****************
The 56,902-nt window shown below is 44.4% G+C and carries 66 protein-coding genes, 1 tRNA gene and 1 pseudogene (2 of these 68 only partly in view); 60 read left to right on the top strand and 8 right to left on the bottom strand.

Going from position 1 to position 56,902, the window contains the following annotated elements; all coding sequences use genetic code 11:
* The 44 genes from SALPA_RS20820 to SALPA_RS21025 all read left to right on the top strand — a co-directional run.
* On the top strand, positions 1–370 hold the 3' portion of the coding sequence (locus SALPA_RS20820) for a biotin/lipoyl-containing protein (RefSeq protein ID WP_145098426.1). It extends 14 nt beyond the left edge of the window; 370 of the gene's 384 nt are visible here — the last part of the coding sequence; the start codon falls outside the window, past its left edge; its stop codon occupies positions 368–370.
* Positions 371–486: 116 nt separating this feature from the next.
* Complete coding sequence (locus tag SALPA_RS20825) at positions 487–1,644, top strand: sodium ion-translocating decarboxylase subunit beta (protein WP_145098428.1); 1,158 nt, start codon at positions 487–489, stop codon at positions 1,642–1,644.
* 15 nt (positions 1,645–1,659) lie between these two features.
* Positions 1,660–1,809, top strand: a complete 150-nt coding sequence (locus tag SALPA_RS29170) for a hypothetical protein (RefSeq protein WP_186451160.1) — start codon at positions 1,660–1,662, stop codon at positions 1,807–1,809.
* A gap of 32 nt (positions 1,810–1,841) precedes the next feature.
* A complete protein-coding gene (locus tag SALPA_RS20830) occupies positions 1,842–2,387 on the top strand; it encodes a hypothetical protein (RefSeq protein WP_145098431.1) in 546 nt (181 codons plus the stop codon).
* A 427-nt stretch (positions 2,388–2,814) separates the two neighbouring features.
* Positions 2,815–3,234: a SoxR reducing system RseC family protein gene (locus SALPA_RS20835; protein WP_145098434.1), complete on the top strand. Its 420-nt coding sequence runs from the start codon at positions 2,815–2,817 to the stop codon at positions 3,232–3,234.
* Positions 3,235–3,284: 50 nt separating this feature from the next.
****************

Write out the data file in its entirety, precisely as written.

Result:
The 56,902-nt window shown below is 44.4% G+C and carries 66 protein-coding genes, 1 tRNA gene and 1 pseudogene (2 of these 68 only partly in view); 60 read left to right on the top strand and 8 right to left on the bottom strand.

Going from position 1 to position 56,902, the window contains the following annotated elements; all coding sequences use genetic code 11:
* The 44 genes from SALPA_RS20820 to SALPA_RS21025 all read left to right on the top strand — a co-directional run.
* On the top strand, positions 1–370 hold the 3' portion of the coding sequence (locus SALPA_RS20820) for a biotin/lipoyl-containing protein (RefSeq protein ID WP_145098426.1). It extends 14 nt beyond the left edge of the window; 370 of the gene's 384 nt are visible here — the last part of the coding sequence; the start codon falls outside the window, past its left edge; its stop codon occupies positions 368–370.
* Positions 371–486: 116 nt separating this feature from the next.
* Complete coding sequence (locus tag SALPA_RS20825) at positions 487–1,644, top strand: sodium ion-translocating decarboxylase subunit beta (protein WP_145098428.1); 1,158 nt, start codon at positions 487–489, stop codon at positions 1,642–1,644.
* 15 nt (positions 1,645–1,659) lie between these two features.
* Positions 1,660–1,809, top strand: a complete 150-nt coding sequence (locus tag SALPA_RS29170) for a hypothetical protein (RefSeq protein WP_186451160.1) — start codon at positions 1,660–1,662, stop codon at positions 1,807–1,809.
* A gap of 32 nt (positions 1,810–1,841) precedes the next feature.
* A complete protein-coding gene (locus tag SALPA_RS20830) occupies positions 1,842–2,387 on the top strand; it encodes a hypothetical protein (RefSeq protein WP_145098431.1) in 546 nt (181 codons plus the stop codon).
* A 427-nt stretch (positions 2,388–2,814) separates the two neighbouring features.
* Positions 2,815–3,234: a SoxR reducing system RseC family protein gene (locus SALPA_RS20835; protein WP_145098434.1), complete on the top strand. Its 420-nt coding sequence runs from the start codon at positions 2,815–2,817 to the stop codon at positions 3,232–3,234.
* Positions 3,235–3,284: 50 nt separating this feature from the next.